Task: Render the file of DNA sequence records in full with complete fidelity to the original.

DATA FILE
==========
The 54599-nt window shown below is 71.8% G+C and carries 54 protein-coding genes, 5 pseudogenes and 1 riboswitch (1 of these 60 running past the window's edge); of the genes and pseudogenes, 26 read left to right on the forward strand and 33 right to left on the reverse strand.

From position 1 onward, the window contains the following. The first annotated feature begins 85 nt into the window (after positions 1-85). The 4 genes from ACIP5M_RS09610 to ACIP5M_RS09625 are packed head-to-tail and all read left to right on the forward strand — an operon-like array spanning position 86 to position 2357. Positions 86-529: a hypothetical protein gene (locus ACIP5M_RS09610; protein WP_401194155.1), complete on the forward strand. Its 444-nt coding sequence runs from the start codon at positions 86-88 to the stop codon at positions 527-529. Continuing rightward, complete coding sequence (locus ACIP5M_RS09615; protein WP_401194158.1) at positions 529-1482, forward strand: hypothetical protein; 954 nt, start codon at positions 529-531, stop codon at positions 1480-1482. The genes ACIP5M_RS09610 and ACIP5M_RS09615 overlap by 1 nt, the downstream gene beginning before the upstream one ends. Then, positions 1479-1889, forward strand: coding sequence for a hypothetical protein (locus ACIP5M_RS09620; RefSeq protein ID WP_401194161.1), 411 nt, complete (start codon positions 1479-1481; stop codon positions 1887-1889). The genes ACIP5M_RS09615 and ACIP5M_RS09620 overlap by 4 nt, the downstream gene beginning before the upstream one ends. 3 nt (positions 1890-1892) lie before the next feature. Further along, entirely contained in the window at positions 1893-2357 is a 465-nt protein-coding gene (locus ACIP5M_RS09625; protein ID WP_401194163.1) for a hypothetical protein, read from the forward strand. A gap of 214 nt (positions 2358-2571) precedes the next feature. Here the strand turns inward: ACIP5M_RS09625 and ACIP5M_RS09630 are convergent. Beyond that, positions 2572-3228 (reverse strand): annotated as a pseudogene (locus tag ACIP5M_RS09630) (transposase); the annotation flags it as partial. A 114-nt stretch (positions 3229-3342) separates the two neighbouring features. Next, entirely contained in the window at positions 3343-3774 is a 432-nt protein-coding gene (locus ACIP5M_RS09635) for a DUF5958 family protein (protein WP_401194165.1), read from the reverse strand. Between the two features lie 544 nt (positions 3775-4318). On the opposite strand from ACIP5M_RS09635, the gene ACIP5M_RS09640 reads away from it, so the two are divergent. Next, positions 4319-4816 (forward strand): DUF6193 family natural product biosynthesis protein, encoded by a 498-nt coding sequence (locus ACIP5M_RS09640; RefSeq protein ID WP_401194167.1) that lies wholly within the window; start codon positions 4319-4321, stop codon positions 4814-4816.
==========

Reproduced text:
The 54599-nt window shown below is 71.8% G+C and carries 54 protein-coding genes, 5 pseudogenes and 1 riboswitch (1 of these 60 running past the window's edge); of the genes and pseudogenes, 26 read left to right on the forward strand and 33 right to left on the reverse strand.

From position 1 onward, the window contains the following. The first annotated feature begins 85 nt into the window (after positions 1-85). The 4 genes from ACIP5M_RS09610 to ACIP5M_RS09625 are packed head-to-tail and all read left to right on the forward strand — an operon-like array spanning position 86 to position 2357. Positions 86-529: a hypothetical protein gene (locus ACIP5M_RS09610; protein WP_401194155.1), complete on the forward strand. Its 444-nt coding sequence runs from the start codon at positions 86-88 to the stop codon at positions 527-529. Continuing rightward, complete coding sequence (locus ACIP5M_RS09615; protein WP_401194158.1) at positions 529-1482, forward strand: hypothetical protein; 954 nt, start codon at positions 529-531, stop codon at positions 1480-1482. The genes ACIP5M_RS09610 and ACIP5M_RS09615 overlap by 1 nt, the downstream gene beginning before the upstream one ends. Then, positions 1479-1889, forward strand: coding sequence for a hypothetical protein (locus ACIP5M_RS09620; RefSeq protein ID WP_401194161.1), 411 nt, complete (start codon positions 1479-1481; stop codon positions 1887-1889). The genes ACIP5M_RS09615 and ACIP5M_RS09620 overlap by 4 nt, the downstream gene beginning before the upstream one ends. 3 nt (positions 1890-1892) lie before the next feature. Further along, entirely contained in the window at positions 1893-2357 is a 465-nt protein-coding gene (locus ACIP5M_RS09625; protein ID WP_401194163.1) for a hypothetical protein, read from the forward strand. A gap of 214 nt (positions 2358-2571) precedes the next feature. Here the strand turns inward: ACIP5M_RS09625 and ACIP5M_RS09630 are convergent. Beyond that, positions 2572-3228 (reverse strand): annotated as a pseudogene (locus tag ACIP5M_RS09630) (transposase); the annotation flags it as partial. A 114-nt stretch (positions 3229-3342) separates the two neighbouring features. Next, entirely contained in the window at positions 3343-3774 is a 432-nt protein-coding gene (locus ACIP5M_RS09635) for a DUF5958 family protein (protein WP_401194165.1), read from the reverse strand. Between the two features lie 544 nt (positions 3775-4318). On the opposite strand from ACIP5M_RS09635, the gene ACIP5M_RS09640 reads away from it, so the two are divergent. Next, positions 4319-4816 (forward strand): DUF6193 family natural product biosynthesis protein, encoded by a 498-nt coding sequence (locus ACIP5M_RS09640; RefSeq protein ID WP_401194167.1) that lies wholly within the window; start codon positions 4319-4321, stop codon positions 4814-4816.